John Legend Evolver Album Review
Evolver Album Cover
Evolver Broken Down
It comes 14 cuts deep into his third studio album, Evolver.
It’s a bonus track, but it plainly shows what makes John Legend such a singular talent.
A solo acoustic reading of U2’s electrifying “Pride (In the Name of Love).
Just Legend, alone with his piano.
No effects, no overdubs and no guest stars. Nothing standing in the way to distract us from that special voice of his.
Just one of the biggest hits in U2’s storied career left to a man and his instrument of choice.
And Legend is all over it.
At a crawling, relaxed tempo, Legend gives the song about the slain civil leader Martin Luther King new life two decades after it was first penned.
It’s a shame that Evolver couldn’t be more centered around cuts like “Pride” or “This Time,” a ballad midway through Evolver that pushes Legend front and center while a mellow wash of sweeping orchestration provides a solid under-pinning.
Because in the end, that’s the reason this Ohio-born, University of Pennsylvania-educated singer, songwriter and pianist is the proud owner of five Grammy Awards.
That’s the reason that Legend will be performing at Barak Obama’s Inaugural celebration at the Lincoln Memorial in Washington D.C.
His voice and his songwriting abilities.
Taking that into consideration, Evolver seems to be at the very best, a step sideways from Legend’s two previous offerings, 2004’s Get Lifted and Once Again from 2006.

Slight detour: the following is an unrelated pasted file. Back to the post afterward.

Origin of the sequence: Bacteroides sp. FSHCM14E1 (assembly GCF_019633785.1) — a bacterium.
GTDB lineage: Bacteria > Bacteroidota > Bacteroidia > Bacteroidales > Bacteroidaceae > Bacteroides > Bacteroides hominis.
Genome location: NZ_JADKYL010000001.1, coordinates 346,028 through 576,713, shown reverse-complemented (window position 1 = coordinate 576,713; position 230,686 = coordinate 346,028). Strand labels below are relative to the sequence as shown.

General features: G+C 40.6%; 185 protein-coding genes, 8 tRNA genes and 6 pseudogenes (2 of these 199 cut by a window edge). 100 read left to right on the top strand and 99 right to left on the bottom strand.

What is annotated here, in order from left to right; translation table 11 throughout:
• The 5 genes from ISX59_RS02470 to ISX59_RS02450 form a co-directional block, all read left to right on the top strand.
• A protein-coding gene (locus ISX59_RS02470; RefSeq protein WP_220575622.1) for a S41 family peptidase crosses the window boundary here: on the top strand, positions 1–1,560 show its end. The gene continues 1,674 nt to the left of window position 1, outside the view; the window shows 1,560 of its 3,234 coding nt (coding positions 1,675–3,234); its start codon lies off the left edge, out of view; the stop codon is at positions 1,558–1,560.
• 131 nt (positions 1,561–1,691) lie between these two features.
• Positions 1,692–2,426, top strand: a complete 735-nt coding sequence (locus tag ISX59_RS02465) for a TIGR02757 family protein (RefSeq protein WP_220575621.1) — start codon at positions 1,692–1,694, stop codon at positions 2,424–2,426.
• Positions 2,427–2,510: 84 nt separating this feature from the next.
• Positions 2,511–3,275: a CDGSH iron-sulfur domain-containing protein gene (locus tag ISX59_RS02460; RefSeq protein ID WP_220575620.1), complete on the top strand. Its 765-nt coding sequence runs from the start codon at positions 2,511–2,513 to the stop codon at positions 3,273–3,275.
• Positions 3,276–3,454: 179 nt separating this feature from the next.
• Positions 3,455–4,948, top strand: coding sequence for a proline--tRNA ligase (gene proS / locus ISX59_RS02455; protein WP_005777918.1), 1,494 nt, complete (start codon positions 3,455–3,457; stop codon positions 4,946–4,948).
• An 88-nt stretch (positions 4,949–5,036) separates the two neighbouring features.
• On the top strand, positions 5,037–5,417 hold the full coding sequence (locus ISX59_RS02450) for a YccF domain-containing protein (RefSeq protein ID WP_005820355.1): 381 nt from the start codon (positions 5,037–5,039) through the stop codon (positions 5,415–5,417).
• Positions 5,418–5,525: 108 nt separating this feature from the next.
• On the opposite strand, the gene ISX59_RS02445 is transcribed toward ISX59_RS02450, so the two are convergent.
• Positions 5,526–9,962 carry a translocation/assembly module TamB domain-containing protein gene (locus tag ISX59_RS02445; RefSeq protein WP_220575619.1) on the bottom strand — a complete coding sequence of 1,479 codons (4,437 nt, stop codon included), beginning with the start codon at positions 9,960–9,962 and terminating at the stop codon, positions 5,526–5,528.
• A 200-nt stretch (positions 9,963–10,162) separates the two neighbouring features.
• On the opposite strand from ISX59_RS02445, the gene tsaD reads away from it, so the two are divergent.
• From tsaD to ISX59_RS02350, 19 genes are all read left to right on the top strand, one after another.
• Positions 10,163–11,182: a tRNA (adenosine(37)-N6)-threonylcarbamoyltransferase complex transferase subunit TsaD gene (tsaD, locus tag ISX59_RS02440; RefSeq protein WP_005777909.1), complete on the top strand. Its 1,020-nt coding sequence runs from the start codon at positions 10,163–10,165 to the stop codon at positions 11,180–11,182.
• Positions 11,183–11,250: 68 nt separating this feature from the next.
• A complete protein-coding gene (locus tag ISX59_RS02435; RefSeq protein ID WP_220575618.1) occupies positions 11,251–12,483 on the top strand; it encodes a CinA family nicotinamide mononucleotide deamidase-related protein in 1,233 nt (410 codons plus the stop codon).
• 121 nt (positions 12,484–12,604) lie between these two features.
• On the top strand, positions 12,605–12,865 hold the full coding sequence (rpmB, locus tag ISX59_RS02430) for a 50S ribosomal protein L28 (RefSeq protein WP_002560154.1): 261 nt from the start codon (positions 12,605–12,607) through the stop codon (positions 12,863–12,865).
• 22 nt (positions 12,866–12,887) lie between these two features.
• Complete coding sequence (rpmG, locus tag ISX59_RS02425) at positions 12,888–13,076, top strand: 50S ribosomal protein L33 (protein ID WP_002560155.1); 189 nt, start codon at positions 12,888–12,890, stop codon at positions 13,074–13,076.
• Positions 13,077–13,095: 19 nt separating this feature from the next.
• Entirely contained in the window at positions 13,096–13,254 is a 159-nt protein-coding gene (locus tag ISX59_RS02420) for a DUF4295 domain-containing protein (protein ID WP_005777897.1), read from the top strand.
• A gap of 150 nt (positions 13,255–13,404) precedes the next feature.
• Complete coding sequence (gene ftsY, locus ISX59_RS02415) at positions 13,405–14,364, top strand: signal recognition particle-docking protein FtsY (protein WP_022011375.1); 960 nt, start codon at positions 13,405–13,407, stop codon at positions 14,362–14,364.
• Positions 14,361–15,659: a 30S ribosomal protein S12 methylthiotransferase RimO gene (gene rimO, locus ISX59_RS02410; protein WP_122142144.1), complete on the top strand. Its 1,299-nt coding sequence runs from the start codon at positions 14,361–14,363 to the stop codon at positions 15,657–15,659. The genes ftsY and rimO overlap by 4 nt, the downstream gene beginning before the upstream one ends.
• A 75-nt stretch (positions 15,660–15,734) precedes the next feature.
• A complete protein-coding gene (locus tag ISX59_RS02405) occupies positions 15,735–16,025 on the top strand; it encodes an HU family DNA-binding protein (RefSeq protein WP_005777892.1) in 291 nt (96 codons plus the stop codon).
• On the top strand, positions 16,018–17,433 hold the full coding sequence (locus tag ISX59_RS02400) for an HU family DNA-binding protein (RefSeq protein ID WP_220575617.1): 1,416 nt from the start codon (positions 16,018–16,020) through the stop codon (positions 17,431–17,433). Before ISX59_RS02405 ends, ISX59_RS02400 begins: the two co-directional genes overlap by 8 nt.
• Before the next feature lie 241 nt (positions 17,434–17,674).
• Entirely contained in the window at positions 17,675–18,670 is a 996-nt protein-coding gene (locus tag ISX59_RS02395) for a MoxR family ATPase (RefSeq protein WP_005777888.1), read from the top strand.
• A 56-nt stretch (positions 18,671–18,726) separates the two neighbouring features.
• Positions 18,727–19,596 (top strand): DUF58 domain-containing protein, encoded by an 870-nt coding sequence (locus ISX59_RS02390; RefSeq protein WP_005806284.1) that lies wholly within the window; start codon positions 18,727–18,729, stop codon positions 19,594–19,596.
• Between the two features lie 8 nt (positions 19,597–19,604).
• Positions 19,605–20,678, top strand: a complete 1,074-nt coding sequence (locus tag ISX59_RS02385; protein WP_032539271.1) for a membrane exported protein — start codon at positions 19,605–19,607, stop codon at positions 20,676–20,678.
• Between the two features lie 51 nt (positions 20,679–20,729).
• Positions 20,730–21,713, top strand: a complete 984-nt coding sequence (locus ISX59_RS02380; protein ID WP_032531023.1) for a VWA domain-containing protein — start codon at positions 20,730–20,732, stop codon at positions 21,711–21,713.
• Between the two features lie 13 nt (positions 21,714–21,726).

Too often on Evolver the songs are smoothed over with a slick sheen that leaves little room for the organic soul of Legend to breathe.
One can only imagine how a song like “Everybody Knows” would sound if it was stripped down to its bare essence instead of being forced into a direction that doesn’t seem to do justice to the tune.
Maybe part of that fault lies at Legend’s feet, or maybe in tandem with co-producer and old friend Kayne West.
After the tranquil opener “Good Morning Intro,” Legend is joined by his first guest, Outkast’s Andre 3000, on “Green Light,” the first single pulled off of Evolver.
“Green Light” is probably the best of the three tracks featuring guests, with Legend and Dre blending together effortlessly. During his freestyle outro on the track, Andre 3000 tells a female hookup he’s about to go home with, “I hope you’re more like Anita Baker than Robin Givens.” Priceless.
Opening with a dash of George Bensoncool before locking into a pseudo-reggae groove, “No Other Love” gets a pick-me-up from guest star Estelle’s Dancehall flow.
Brandy helps keep “Quickly” fresh, but oddly enough, one of the weakest tracks on the album, “It’s Over,” features West. Legend and West, though they’ve been working together since long before either became a household name, just don’t seem to connect on “It’s Over,” no matter how badly the duo wants to.
There are brief snatches and snippets of sunlight on Evolver, and most of those can be found when Legend’s vocals are able to break free of the constraints placed on them.
After all, the man can definitely sing with the best of them. That’s why Legend broke through the pack of wannabees to hit the big time with Get Lifted.
It’s just a shame that Evolver can’t seem to make up its mind on whether it wants to be a slickly-shined, paint-by-numbers Pop project, or if it wants to be something more substantial – something more befitting a talent like Legend truly is.
Here’s hoping his next outing will be John Legend Unplugged.
That would be an Evolution for Legend.
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